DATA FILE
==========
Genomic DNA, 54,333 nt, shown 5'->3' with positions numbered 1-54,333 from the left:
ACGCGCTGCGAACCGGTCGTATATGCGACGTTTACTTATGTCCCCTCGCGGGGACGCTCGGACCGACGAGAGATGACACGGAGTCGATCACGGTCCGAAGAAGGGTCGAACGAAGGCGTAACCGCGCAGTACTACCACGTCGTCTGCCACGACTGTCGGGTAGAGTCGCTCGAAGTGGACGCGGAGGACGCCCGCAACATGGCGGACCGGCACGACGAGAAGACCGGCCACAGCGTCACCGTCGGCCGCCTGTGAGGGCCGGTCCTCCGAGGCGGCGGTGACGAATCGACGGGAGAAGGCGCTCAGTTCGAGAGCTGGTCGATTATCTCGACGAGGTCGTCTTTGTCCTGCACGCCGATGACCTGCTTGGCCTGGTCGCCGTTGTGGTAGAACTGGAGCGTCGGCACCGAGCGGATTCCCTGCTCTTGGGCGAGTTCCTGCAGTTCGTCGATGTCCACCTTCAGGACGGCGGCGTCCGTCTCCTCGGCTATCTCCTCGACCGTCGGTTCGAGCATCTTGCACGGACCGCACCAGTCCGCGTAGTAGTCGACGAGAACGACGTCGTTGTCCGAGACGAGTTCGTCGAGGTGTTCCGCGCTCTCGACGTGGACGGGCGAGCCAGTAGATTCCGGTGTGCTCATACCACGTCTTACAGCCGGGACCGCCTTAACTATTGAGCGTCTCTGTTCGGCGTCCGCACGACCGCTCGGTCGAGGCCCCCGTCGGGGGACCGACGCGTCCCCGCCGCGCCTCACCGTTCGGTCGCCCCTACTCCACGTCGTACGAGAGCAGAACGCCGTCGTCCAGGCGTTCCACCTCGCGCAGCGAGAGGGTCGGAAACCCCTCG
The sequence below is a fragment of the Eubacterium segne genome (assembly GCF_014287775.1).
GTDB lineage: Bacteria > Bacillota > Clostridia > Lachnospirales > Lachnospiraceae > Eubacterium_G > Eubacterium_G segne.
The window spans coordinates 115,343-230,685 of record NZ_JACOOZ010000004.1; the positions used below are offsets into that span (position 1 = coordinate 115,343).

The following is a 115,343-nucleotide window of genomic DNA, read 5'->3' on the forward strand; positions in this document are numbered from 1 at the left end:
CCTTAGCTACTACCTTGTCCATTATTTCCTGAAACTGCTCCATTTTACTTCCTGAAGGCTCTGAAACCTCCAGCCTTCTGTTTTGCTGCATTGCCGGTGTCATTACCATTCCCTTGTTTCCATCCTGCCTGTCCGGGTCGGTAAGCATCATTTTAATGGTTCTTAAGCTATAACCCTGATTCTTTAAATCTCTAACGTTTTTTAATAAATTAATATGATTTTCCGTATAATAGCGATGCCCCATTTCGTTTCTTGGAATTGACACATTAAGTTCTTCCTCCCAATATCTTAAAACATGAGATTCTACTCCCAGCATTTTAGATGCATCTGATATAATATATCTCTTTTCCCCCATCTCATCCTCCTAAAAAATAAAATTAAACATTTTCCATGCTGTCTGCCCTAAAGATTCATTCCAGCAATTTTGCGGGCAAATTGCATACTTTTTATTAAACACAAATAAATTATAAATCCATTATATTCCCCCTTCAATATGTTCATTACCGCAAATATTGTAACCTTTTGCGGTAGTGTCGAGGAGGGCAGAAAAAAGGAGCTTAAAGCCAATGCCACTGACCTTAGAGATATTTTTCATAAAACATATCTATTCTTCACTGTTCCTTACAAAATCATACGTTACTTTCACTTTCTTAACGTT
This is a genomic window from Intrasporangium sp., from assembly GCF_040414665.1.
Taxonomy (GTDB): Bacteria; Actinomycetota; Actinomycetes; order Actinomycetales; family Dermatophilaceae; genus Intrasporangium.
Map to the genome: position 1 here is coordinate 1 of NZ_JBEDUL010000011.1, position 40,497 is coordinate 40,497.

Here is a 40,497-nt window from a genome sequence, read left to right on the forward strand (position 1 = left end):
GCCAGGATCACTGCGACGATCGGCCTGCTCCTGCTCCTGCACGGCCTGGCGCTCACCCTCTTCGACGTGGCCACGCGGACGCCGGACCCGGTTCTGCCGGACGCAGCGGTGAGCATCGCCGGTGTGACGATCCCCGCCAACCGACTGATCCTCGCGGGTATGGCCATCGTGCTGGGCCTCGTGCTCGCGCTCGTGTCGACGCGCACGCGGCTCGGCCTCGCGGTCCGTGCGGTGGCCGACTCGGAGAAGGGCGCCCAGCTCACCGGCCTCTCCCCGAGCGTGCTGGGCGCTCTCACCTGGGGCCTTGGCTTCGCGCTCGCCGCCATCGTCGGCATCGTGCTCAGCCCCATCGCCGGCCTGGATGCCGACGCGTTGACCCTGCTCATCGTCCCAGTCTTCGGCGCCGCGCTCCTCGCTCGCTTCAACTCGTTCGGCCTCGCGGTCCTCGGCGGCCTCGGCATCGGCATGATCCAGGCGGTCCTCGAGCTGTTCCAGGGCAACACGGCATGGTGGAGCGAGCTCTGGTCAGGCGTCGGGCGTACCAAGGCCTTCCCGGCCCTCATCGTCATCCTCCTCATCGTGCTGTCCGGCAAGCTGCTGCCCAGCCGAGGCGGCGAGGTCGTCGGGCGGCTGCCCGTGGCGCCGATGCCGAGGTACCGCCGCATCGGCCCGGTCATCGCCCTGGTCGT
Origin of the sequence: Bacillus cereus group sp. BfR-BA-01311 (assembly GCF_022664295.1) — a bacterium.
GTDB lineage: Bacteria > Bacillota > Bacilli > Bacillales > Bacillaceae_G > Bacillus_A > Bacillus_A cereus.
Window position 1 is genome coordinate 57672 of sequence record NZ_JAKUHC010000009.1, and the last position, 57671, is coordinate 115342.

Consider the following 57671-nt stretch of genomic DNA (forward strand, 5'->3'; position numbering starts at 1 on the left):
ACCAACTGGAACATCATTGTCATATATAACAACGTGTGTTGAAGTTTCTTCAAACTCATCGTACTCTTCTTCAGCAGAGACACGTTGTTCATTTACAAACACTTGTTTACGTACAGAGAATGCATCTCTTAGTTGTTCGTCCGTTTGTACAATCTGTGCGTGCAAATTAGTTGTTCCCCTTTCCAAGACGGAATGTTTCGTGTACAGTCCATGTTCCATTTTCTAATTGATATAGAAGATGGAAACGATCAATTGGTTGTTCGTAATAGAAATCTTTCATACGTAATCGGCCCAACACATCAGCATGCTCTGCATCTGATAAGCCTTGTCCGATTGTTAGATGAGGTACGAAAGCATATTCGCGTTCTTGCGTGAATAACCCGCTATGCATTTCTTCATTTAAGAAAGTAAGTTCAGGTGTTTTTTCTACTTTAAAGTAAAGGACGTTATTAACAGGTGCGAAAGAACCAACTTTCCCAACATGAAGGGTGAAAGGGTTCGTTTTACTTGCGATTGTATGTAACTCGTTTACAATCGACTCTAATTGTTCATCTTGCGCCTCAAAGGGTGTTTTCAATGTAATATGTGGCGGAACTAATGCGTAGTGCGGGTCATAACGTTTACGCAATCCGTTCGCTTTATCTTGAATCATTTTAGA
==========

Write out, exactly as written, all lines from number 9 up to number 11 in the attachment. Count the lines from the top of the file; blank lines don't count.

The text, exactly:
Taxonomy (GTDB): Bacteria; Actinomycetota; Actinomycetes; order Actinomycetales; family Dermatophilaceae; genus Intrasporangium.
Map to the genome: position 1 here is coordinate 1 of NZ_JBEDUL010000011.1, position 40,497 is coordinate 40,497.

Here is a 40,497-nt window from a genome sequence, read left to right on the forward strand (position 1 = left end):